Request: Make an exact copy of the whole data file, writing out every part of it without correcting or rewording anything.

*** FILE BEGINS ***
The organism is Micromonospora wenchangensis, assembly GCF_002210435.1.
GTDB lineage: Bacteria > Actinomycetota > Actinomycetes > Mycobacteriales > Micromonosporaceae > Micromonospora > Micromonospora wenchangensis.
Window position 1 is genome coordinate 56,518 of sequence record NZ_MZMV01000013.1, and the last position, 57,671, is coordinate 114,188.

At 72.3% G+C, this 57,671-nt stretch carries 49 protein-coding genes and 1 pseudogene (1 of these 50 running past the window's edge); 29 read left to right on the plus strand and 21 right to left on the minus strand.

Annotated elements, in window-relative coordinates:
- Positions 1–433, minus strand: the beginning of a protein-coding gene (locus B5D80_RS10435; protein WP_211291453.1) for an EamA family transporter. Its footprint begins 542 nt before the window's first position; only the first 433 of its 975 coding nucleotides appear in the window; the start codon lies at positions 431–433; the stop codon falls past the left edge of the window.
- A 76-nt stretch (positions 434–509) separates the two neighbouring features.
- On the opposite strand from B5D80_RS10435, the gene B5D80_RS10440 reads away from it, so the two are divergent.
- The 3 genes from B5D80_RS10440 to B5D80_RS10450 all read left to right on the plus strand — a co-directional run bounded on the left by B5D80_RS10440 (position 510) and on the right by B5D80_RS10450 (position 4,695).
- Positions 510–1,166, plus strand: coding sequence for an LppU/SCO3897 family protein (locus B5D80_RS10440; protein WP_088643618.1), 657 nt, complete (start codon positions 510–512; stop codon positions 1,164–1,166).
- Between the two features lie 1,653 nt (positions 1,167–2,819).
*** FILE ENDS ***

The organism is Micromonospora wenchangensis, assembly GCF_002210435.1.
GTDB lineage: Bacteria > Actinomycetota > Actinomycetes > Mycobacteriales > Micromonosporaceae > Micromonospora > Micromonospora wenchangensis.
Window position 1 is genome coordinate 56,518 of sequence record NZ_MZMV01000013.1, and the last position, 57,671, is coordinate 114,188.

At 72.3% G+C, this 57,671-nt stretch carries 49 protein-coding genes and 1 pseudogene (1 of these 50 running past the window's edge); 29 read left to right on the plus strand and 21 right to left on the minus strand.

Annotated elements, in window-relative coordinates:
- Positions 1–433, minus strand: the beginning of a protein-coding gene (locus B5D80_RS10435; protein WP_211291453.1) for an EamA family transporter. Its footprint begins 542 nt before the window's first position; only the first 433 of its 975 coding nucleotides appear in the window; the start codon lies at positions 431–433; the stop codon falls past the left edge of the window.
- A 76-nt stretch (positions 434–509) separates the two neighbouring features.
- On the opposite strand from B5D80_RS10435, the gene B5D80_RS10440 reads away from it, so the two are divergent.
- The 3 genes from B5D80_RS10440 to B5D80_RS10450 all read left to right on the plus strand — a co-directional run bounded on the left by B5D80_RS10440 (position 510) and on the right by B5D80_RS10450 (position 4,695).
- Positions 510–1,166, plus strand: coding sequence for an LppU/SCO3897 family protein (locus B5D80_RS10440; protein WP_088643618.1), 657 nt, complete (start codon positions 510–512; stop codon positions 1,164–1,166).
- Between the two features lie 1,653 nt (positions 1,167–2,819).